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Hercules SLR is part of the Hercules Group of Companies which offers a unique portfolio of businesses nationally with locations from coast to coast. Our companies provide an extensive coverage of products and services that support the success of a wide range of business sectors across Canada including the energy, oil & gas, manufacturing, construction, aerospace, infrastructure, utilities, oil and gas, mining and marine industries.

Hercules Group of Companies is comprised of: Hercules SLRHercules Machining & Millwright ServicesSpartan Industrial MarineStellar Industrial Sales and Wire Rope Atlantic.

Fall Protection Training: don’t get left behind

fall-protection-training-dont-get-left-behind

Fall Protection Training: don’t get left behind

Fall protection and training for is easy to overlook when there’s a job to be done—who has time to strap on a safety harness? You do.

Worker at height with SRL

At Hercules SLR, safety is a priority in all areas of our company. We spoke with some experts around the office about fall protection safety training – think safety harnesses, self-retracting lifelines and anchorage lines. They all agree that equipment alone is not enough – workers must be trained to use it properly. Training should be engaging, hands-on and fun to have workers actually use this equipment.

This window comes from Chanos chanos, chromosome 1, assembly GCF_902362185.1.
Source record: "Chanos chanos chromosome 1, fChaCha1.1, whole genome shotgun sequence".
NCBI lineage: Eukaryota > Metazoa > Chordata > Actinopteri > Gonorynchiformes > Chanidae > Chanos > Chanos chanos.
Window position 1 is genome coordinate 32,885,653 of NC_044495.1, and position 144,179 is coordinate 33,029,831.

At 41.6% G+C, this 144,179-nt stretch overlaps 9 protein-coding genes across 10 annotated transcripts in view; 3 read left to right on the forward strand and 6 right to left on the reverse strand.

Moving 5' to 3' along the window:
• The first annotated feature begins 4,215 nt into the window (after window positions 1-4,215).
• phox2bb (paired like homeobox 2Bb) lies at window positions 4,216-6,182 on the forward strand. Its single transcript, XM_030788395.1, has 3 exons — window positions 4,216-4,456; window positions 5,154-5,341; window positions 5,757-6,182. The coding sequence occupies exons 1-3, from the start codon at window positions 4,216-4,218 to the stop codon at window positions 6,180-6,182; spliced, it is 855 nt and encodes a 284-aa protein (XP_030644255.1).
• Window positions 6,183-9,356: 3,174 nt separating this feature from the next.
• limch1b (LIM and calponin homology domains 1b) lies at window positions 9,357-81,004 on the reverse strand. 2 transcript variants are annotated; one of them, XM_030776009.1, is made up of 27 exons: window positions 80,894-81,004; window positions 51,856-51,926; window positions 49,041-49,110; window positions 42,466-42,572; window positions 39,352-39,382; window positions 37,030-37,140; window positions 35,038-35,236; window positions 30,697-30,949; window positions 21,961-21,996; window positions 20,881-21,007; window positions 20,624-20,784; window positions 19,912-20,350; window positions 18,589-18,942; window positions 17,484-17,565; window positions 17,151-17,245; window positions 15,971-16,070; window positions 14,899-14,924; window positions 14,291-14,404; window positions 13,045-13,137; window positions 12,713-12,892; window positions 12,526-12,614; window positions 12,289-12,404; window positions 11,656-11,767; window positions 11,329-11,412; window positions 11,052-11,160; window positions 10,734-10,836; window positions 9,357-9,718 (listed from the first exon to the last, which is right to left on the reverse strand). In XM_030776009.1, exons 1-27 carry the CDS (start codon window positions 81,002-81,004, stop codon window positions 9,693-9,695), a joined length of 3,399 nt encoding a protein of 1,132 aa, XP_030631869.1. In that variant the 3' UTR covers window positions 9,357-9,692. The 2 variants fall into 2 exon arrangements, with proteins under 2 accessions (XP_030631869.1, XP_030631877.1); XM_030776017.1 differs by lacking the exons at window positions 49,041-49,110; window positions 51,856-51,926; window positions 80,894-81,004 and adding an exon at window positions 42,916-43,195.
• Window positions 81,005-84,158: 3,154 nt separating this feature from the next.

We want workers and employers alike to be aware of fall protection’s importance and the difference the right training makes. Read on to discover tips from our safety experts that will make you and your employees want to use their fall protection gear.

Fall Protection Training: are you credible?

Credibility is a large aspect of effective training and communication—do you sit behind a desk all day? Do you climb a 12-foot ladder daily? Regardless of the words you say, who you are will effect the message you’re trying to deliver.